All that remained was a future, now even that is denied me

In the Pyat quartet, Michael Moorcock gives a voice to the fascist Europe we left behind. The voice is a Russian engineer, a conceited techno-utopist who escapes the Russian civil war with a hatred of Bolsheviks and Jews. To make Pyat merely a fascist follower would be too simple. He’s rather a sibling of the fascists, like the Italian futurists, an independent thinker whose emotions find resonance with the fascist movements when they arrive, without falling in line behind any particular leader.

Byzantium Endures took Pyat through the Russian revolution and civil war. In The Laughter of Carthage he wanders through Europe a rootless emigrant, eventually landing in the US, where he makes friends with the Ku Klux Klan. With all Pyat’s faults, it may be excessive of Moorcock to also give him a cocaine addiction and a 13-year old lover, but what’s impressive about these novels is how reasonable Pyat appears in his own voice. And his voice is all we hear, apart from Moorcock’s introduction. The real story is a puzzle for observant readers to solve.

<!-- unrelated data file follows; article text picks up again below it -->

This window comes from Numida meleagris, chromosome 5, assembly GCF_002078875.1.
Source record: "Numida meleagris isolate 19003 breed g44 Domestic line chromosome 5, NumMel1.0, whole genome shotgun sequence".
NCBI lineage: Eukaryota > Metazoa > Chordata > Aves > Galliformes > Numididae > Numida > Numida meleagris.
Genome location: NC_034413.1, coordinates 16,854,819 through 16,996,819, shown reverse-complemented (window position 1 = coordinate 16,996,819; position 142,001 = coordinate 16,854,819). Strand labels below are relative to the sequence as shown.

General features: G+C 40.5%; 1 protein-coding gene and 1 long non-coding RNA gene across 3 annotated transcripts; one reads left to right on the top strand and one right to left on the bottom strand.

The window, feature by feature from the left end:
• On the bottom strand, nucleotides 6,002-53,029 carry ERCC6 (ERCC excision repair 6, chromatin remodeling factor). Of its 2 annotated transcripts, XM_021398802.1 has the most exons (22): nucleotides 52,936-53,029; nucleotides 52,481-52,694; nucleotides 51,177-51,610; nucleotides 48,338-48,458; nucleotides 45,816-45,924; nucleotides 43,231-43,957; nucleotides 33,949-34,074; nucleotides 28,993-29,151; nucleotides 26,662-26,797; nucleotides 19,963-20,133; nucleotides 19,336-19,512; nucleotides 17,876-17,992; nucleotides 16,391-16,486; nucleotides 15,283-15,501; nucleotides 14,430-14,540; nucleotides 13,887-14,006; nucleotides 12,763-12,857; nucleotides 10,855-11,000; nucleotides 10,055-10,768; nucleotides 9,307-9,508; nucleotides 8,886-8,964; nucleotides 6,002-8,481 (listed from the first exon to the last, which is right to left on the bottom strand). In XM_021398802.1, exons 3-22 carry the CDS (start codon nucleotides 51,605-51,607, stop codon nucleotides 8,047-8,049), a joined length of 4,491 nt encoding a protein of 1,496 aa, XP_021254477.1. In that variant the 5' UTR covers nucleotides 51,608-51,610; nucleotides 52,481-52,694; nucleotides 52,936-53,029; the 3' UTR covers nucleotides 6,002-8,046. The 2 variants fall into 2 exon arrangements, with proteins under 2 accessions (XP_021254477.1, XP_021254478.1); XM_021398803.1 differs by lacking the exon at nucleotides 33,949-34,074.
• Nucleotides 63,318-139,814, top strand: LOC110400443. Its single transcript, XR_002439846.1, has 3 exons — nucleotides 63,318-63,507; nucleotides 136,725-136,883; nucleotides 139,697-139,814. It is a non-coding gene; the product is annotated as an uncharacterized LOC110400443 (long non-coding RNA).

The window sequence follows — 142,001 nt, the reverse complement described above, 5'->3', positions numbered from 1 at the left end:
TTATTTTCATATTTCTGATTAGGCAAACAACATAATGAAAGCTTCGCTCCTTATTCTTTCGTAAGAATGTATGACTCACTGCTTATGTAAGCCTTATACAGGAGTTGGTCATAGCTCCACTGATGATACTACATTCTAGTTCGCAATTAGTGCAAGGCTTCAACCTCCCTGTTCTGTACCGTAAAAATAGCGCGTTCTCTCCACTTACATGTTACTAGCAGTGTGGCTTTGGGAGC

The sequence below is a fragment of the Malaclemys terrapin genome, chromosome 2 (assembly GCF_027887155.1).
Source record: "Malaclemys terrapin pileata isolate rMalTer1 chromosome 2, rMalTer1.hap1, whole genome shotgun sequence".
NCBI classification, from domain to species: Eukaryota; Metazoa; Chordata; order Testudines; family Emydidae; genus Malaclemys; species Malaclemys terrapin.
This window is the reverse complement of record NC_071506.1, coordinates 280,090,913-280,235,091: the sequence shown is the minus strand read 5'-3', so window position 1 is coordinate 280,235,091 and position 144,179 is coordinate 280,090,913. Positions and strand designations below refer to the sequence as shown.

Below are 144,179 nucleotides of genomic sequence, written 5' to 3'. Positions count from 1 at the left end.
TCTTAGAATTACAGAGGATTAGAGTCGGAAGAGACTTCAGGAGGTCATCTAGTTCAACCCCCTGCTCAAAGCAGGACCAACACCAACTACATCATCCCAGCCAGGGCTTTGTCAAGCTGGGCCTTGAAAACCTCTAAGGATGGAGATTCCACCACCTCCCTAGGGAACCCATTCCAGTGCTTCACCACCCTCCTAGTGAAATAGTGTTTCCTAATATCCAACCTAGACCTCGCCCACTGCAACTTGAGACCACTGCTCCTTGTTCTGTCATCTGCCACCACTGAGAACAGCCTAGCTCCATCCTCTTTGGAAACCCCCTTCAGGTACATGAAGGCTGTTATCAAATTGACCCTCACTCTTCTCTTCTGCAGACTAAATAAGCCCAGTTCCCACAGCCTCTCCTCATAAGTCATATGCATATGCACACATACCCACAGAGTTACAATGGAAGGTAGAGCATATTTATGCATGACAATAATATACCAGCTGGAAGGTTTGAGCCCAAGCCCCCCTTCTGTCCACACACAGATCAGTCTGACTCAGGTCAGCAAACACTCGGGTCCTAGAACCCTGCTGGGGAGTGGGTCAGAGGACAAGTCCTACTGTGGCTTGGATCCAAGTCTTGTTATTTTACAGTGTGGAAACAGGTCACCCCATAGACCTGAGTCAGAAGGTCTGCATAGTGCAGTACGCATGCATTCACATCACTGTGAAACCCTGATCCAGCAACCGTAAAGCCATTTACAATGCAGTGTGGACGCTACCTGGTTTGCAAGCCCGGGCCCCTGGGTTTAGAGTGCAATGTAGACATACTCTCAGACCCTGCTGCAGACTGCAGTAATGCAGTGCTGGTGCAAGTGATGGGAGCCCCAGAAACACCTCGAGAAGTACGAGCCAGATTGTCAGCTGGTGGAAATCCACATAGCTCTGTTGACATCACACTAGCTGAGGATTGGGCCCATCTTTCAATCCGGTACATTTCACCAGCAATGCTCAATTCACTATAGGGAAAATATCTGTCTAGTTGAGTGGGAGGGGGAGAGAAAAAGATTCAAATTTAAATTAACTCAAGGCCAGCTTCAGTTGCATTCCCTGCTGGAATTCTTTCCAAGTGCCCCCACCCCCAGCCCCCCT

The novels are narrated by Pyat as an old man, a shopkeeper in London. This gives his story a melancholic slant. Pyat’s life has been a failure in every way. The stories he tells of his glorious youth are merely the rants of a bitter old man. The reader pities him. But it’s a cautious pity. Moorcock’s achievement is to show that the Europe Pyat personifies is neither remote nor fully dead.

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